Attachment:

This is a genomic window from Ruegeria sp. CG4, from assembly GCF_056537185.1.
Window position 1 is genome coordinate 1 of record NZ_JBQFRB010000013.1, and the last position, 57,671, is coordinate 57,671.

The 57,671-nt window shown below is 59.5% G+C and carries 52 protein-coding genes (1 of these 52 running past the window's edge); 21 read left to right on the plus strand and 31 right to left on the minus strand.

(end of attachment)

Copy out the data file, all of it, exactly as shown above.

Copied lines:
This is a genomic window from Ruegeria sp. CG4, from assembly GCF_056537185.1.
Window position 1 is genome coordinate 1 of record NZ_JBQFRB010000013.1, and the last position, 57,671, is coordinate 57,671.

The 57,671-nt window shown below is 59.5% G+C and carries 52 protein-coding genes (1 of these 52 running past the window's edge); 21 read left to right on the plus strand and 31 right to left on the minus strand.